Menopausal Mother Nature

News about Climate Change and our Planet


Dems Smear Enviro At House Hearing For Exposing Green Energy Costs

Today, shortly after giving expert testimony to Congress about energy policy, I had the startling experience of being smeared by sitting members of the United States House of Representatives. The context was a special House Committee hearing to evaluate a…

Peter Ridd’s Loss Squashes Academic Dissent And Free Speech

On May 2, 2018, Professor Peter Ridd was sacked by James Cook University for serious misconduct. It all started when he called-out his colleague Terry Hughes for falsely claiming healthy inshore coral reefs were dead from climate change and deteriorating…

Stone tools move back the arrival of humans in America thousands of years

(University of Copenhagen The Faculty of Health and Medical Sciences) Findings of stone tools move back the first immigration of humans to America at least 15,000 years. This is revealed in a new international study from the University of Copenhagen, where researchers have analysed ancient material from a Mexican mountain cave.

Earliest humans stayed at the Americas ‘oldest hotel’ in Mexican cave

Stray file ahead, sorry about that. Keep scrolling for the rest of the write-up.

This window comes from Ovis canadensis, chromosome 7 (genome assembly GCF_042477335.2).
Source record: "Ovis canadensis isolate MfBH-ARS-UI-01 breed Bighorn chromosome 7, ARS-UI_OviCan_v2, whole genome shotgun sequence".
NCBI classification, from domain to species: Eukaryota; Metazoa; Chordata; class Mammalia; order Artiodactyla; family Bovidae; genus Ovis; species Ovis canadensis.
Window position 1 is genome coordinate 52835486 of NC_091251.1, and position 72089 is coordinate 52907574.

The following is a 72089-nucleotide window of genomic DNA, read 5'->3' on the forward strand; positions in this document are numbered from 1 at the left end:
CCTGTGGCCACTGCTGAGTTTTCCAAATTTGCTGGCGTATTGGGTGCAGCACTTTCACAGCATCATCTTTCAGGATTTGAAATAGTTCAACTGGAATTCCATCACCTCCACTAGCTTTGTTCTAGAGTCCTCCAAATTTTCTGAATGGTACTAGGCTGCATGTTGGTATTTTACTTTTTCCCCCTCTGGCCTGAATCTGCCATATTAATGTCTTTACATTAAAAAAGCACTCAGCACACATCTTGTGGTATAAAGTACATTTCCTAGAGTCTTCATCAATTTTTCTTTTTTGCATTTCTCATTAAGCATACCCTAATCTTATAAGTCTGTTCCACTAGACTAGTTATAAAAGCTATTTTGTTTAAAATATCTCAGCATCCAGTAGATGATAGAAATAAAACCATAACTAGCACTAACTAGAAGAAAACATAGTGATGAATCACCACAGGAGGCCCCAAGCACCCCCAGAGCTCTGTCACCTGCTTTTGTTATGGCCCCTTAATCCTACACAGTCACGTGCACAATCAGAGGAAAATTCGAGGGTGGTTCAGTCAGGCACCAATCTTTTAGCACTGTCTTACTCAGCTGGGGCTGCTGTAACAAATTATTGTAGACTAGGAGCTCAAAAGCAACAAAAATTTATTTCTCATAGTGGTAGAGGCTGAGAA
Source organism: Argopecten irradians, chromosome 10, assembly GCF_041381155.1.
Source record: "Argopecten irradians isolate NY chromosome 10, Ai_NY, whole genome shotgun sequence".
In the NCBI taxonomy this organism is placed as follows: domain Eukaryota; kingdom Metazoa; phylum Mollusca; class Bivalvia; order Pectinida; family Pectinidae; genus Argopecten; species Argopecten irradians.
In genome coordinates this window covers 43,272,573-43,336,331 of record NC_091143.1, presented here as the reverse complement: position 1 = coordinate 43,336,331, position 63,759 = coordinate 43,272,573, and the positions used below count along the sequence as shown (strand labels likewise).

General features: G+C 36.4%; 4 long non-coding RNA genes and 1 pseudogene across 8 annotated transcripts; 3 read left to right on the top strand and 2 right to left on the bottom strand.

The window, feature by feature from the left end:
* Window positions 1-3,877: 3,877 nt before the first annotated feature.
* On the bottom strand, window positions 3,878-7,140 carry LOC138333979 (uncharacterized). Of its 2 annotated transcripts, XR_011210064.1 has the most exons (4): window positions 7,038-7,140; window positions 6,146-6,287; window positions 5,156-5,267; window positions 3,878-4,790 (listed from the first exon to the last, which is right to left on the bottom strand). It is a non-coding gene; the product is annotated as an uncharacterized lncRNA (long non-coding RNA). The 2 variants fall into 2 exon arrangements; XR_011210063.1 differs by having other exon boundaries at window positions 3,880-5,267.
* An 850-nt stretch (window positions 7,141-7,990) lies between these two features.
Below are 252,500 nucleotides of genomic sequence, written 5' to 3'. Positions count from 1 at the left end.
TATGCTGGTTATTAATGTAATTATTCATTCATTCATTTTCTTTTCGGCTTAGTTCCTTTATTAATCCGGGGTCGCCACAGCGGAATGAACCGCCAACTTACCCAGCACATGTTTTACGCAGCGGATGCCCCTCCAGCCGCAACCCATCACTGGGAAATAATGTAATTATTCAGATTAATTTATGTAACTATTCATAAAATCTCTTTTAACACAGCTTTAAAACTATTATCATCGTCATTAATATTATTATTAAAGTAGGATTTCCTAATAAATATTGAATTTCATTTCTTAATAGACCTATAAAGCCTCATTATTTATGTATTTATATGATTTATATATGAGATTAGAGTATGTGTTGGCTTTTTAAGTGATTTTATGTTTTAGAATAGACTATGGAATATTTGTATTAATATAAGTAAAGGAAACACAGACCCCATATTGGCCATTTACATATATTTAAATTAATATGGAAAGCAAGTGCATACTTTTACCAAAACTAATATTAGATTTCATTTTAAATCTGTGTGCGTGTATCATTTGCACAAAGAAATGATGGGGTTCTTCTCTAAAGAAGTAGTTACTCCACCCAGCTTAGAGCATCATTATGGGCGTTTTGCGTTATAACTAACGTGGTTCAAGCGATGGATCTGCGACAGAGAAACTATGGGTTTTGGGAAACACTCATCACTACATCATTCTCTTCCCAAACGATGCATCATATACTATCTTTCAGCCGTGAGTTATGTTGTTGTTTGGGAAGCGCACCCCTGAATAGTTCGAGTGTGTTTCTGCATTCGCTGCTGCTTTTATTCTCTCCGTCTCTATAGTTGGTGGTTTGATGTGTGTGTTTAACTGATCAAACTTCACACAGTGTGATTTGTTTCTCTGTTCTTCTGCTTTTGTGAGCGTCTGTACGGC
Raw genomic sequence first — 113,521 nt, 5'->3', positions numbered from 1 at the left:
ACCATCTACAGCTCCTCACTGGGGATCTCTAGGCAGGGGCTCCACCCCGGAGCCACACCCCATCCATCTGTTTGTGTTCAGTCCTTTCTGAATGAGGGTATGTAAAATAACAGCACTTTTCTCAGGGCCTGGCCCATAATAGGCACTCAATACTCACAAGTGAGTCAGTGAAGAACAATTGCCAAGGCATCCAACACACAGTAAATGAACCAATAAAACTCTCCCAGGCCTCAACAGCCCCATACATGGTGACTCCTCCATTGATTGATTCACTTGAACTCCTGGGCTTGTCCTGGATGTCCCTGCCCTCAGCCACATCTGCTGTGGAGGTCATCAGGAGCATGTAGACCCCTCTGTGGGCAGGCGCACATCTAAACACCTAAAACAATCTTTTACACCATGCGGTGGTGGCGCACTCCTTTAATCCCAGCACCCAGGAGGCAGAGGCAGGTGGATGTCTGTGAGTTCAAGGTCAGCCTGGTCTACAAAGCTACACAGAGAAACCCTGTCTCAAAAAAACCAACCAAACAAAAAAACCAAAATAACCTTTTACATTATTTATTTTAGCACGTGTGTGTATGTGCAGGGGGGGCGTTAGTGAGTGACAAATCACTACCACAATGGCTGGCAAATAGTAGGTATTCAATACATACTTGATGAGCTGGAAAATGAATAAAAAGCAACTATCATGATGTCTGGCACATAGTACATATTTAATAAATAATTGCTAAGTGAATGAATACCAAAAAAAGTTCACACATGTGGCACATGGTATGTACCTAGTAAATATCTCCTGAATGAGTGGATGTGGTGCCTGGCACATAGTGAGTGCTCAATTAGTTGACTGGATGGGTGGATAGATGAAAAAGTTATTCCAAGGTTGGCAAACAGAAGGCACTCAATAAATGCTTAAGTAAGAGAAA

(St John’s College, University of Cambridge) A cave in a remote part of Mexico was visited by humans around 30,000 years ago – 15,000 years earlier than people were previously thought to have reached the Americas. Excavations of Chiquihuite Cave, located in a mountainous area in northern Mexico controlled by drugs cartels, uncovered nearly 2000 stone tools from a small section of the high-altitude cave. Analysis of the sediment in the cave uncovered a new story of the colonisation of the Americas.


Pickled capers activate proteins important for human brain and heart health

A compound commonly found in pickled capers has been shown to activate proteins required for normal human brain and heart activity, and may even lead to future therapies for the treatment of epilepsy and abnormal heart rhythms.

5,000 years of history of domestic cats in Central Europe

(Nicolaus Copernicus University in Torun) The history of human and cat relationships began 10,000 years ago. Its origins, however, still remain a mystery mainly due to scarcity of research material. Gaps in our knowledge in the subject are successfully filled by a group of researchers from the Nicolaus Copernicus University in Toru?. Dr Magdalena Krajcarz has made an attempt to find ancestors of domestic cats in Neolithic Central Europe. An article discussing the topic has recently been published in PNAS.